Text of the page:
VP Nassirov asked for the best advice of the USG, U.S. Navy and Coast Guard on how the GOAJ and SOCAR should address this situation. Naval Attache stressed that there were many mechanisms within the maritime field to allow peaceful resolution. We agreed to seek additional guidance for SOCAR and the GOAJ on handling this situation. Naval Attache Verich further laid out some immediate suggestions to minimize the possibility of an incident at sea, while preserving Azerbaijan's territorial claims:
--The Azerbaijan Coast Guard should exercise peaceful presence. Mere presence in the area preserved Azerbaijan's territorial claim.
--The Coast Guard should communicate with any vessels it believed were violating Azerbaijan's sovereignty, and log these communications. Naval Attache explained that there were established methods via international organizations, such as the International Maritime Organization, (IMO), to thereafter raise a complaint.
--To prevent an incident at sea, the Coast Guard ship captain in the vicinity of the Alborz should receive clear and controlled instructions from Azerbaijan's political leadership regarding his mission and permissible courses of action.
Another cable said that the episode presented an opportunity to increase security cooperation with Azerbaijan.
The recent move of the Iranian Alborz rig into potentially disputed waters in the Caspian offers a timely opportunity to gain traction on Caspian maritime cooperation with the GOAJ. The Azerbaijani Navy, Coast Guard, and Azerbaijans state oil company, SOCAR, all appear eager to accelerate potential maritime cooperation. They recognize their current maritime domain awareness (MDA) capabilities are weak, covering only about 30 percent of the maritime sector claimed by Azerbaijan. From the USG perspective, most immediately concerning is that the GOAJ lacks shore-based visibility on half of the ACG oil fields, the country's largest, which feed 1 million-plus barrels per day of crude oil into the Baku-Tblisi-Ceyhan (BTC) pipeline flowing to western markets. Embassy Baku recommends that we move swiftly now to capitalize on current Azerbaijani concerns about the Alborz rig to jointly develop additional Azerbaijani MDA capabilities....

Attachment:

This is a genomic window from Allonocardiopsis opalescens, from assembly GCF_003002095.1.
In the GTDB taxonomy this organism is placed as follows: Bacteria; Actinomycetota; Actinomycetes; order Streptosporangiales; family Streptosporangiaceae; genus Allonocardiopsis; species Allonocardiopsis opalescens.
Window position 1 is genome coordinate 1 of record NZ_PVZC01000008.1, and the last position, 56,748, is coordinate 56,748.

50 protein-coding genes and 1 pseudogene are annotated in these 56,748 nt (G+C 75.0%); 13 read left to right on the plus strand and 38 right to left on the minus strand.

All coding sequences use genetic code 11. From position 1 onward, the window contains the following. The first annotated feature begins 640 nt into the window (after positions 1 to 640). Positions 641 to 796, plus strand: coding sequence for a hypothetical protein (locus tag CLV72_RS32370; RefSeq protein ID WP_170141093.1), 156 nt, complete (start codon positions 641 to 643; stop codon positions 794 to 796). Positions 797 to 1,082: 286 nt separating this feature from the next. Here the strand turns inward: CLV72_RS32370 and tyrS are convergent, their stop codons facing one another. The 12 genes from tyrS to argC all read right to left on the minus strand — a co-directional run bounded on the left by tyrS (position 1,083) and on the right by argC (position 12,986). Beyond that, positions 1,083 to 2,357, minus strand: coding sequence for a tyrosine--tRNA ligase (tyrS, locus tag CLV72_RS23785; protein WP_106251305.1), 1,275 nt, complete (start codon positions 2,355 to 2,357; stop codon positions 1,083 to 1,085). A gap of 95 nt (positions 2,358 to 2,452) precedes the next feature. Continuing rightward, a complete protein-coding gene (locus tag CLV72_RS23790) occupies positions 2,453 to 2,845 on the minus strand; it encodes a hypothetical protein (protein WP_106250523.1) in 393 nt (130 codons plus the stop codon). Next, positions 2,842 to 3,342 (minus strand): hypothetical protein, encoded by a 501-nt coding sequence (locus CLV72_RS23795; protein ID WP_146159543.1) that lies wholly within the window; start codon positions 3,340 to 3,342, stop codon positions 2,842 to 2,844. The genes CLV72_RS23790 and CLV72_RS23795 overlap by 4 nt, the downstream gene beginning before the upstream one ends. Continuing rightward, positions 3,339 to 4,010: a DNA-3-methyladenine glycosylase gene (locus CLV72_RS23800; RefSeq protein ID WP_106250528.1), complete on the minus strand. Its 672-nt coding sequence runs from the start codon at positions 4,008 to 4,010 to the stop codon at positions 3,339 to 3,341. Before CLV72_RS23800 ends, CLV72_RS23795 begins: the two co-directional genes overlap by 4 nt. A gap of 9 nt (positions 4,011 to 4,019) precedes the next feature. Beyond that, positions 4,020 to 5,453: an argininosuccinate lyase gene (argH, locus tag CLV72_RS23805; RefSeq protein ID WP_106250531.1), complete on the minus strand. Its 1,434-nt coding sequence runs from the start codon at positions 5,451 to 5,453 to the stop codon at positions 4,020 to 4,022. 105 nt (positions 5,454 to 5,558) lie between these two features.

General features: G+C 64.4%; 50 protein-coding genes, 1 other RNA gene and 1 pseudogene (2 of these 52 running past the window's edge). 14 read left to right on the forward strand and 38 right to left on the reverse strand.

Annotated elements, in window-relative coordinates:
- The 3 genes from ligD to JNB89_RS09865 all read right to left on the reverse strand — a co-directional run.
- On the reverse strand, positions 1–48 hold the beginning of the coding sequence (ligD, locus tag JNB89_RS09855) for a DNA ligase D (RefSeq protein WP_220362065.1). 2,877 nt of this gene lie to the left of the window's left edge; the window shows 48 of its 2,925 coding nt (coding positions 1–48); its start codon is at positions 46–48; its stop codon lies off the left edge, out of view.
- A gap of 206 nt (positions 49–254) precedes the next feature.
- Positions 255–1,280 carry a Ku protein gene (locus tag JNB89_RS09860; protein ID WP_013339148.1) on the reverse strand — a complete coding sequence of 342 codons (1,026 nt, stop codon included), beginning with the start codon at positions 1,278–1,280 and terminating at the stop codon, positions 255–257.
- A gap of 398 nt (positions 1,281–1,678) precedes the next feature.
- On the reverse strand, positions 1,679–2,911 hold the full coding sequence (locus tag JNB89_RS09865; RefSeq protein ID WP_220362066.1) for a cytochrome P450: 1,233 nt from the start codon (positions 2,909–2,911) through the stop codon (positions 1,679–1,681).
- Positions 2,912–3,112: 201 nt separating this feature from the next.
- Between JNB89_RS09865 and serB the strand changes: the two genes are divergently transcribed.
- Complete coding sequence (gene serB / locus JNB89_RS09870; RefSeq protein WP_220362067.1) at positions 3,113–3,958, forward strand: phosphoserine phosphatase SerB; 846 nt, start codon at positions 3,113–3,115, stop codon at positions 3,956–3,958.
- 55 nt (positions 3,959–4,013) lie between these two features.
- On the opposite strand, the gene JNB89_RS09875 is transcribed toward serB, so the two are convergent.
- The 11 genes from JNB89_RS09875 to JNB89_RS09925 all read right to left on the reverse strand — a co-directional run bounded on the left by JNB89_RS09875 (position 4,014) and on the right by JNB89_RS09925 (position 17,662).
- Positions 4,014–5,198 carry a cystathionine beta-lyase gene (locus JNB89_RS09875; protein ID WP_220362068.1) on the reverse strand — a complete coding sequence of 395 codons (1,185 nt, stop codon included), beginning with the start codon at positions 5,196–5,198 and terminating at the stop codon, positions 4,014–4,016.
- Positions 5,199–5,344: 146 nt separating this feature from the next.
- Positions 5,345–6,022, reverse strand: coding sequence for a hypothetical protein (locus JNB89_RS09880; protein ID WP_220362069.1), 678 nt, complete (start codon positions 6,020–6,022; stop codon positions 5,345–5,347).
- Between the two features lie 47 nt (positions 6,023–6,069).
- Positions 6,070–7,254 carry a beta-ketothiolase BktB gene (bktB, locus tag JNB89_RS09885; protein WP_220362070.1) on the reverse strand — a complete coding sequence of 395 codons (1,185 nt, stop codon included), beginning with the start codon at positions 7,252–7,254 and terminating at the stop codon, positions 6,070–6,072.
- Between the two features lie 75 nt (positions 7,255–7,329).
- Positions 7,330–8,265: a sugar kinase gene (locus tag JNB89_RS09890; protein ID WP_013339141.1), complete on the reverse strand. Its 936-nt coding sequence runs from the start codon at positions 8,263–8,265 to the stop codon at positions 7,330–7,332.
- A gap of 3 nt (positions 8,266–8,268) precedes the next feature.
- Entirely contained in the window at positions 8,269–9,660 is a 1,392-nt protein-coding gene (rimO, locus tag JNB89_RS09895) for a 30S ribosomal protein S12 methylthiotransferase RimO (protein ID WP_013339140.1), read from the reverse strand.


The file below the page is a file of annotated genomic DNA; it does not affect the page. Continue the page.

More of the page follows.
Azerbaijan's poor MDA risks unwitting confrontation with Iran, Russia, or other regional actors, as Azerbaijan must physically deploy vessels to potentially disputed waters to ascertain even basic information regarding developments in the maritime sector. Lack of MDA also leaves both the ACG fields and Shah Deniz vulnerable to attack by nations in the region, terrorists, or other non-state actors. Azerbaijan understands that both Russia and Iran regularly violate their claimed sector, but can do very little about it...
The GOAJ remains deeply concerned with potential underwater sabotage of its energy facilities. Naval Attache notes that the USSR developed and fostered significant underwater sabotage capabilities at a special operations center in Baku. Soviet capabilities were actively matched by Iranian efforts, in a type of low-intensity conflict which persisted for many years. There is evidence to suggest that both Russia and Iran maintain these capabilities. Therefore, DAO's best assessment is that the GOAJ's deep concern about underwater sabotage of its energy facilities is not misplaced...
Appropriate MDA would provide better maritime visibility to Azerbaijan, and assist the GOAJ to:
-- better understand and assess Caspian security developments, including those in potentially disputed waters,
-- help to avoid potential unwitting confrontations with neighbors such as Iran, Russia, and Turkmenistan;
-- provide better warning of threats from non-state actors, and
-- learn about and potentially forestall threats to existing Azerbaijani energy infrastructure.
Post also would note that security flare-ups significantly contribute to delays in the commercial development of energy infrastructure. For example, after the 2001 military confrontation between Azerbaijan and Iran at the disputed Alov field, BP and Statoil withdrew from exploration efforts. Eight years later, the Alov field is no closer to development.
The last cable referring to the incident, from February 2010, suggests that it had ended in a sort of stalemate:
Iran's recent provocative positioning of the Alborz mobile oil rig into disputed Caspian waters (despite promises not to) is of concern to the GOAJ, but they have not publicized their concern. The GOAJ appears willing to tolerate the situation, so long as the Iranian rig is not moved further north.
Joshua Kucera, a senior correspondent, is Eurasianet's former Turkey/Caucasus editor and has written for the site since 2007.